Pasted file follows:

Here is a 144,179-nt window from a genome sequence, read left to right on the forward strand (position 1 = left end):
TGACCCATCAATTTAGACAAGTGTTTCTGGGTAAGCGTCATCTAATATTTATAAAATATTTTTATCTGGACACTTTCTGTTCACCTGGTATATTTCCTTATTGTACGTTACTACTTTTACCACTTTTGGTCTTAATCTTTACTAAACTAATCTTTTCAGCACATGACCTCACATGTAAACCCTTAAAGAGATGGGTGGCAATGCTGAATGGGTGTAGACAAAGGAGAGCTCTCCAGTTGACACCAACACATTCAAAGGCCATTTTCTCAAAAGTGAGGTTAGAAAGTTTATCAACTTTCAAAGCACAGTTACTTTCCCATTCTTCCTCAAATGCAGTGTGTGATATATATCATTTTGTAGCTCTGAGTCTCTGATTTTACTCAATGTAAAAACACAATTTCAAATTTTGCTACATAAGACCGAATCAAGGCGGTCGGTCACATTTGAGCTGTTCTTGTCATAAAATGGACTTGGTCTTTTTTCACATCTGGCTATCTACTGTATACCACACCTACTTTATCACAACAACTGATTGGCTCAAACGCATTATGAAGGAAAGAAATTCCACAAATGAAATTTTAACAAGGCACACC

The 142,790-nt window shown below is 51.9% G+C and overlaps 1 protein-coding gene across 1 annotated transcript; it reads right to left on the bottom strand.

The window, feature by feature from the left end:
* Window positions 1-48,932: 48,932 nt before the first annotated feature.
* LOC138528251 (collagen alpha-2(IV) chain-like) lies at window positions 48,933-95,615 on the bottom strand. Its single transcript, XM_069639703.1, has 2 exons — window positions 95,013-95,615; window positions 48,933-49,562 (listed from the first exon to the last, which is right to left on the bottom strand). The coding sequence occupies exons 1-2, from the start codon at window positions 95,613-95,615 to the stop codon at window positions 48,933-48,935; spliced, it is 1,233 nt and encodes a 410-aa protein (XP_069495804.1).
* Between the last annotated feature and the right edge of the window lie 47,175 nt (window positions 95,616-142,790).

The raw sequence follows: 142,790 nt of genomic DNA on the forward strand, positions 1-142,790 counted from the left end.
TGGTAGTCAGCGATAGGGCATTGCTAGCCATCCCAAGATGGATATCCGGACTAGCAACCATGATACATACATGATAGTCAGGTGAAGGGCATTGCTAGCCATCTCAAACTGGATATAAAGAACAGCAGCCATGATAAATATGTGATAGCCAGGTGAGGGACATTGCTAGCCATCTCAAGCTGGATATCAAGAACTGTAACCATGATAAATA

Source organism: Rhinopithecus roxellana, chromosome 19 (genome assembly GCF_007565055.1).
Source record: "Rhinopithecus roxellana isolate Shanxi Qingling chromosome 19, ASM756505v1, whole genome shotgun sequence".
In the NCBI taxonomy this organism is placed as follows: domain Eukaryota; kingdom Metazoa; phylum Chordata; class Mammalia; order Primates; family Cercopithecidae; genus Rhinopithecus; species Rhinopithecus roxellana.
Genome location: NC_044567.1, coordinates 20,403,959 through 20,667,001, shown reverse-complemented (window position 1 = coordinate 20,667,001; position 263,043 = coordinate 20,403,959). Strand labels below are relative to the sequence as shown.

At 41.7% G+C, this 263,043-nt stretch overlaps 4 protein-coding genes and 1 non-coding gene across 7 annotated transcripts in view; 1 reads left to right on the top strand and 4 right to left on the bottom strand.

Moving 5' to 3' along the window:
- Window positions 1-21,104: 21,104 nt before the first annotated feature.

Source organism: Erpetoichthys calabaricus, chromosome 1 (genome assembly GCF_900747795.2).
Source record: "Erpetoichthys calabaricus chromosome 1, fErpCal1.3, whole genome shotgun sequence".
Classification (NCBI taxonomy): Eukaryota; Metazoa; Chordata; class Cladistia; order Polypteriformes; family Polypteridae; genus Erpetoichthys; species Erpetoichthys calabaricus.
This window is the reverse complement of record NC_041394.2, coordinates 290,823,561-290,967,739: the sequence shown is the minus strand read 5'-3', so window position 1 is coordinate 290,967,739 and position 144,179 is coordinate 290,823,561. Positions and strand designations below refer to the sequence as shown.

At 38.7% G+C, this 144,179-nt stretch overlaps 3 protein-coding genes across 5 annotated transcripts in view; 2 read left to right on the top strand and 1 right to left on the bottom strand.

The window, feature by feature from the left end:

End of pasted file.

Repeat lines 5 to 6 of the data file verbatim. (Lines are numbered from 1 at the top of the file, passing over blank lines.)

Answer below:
* Window positions 1-48,932: 48,932 nt before the first annotated feature.
* LOC138528251 (collagen alpha-2(IV) chain-like) lies at window positions 48,933-95,615 on the bottom strand. Its single transcript, XM_069639703.1, has 2 exons — window positions 95,013-95,615; window positions 48,933-49,562 (listed from the first exon to the last, which is right to left on the bottom strand). The coding sequence occupies exons 1-2, from the start codon at window positions 95,613-95,615 to the stop codon at window positions 48,933-48,935; spliced, it is 1,233 nt and encodes a 410-aa protein (XP_069495804.1).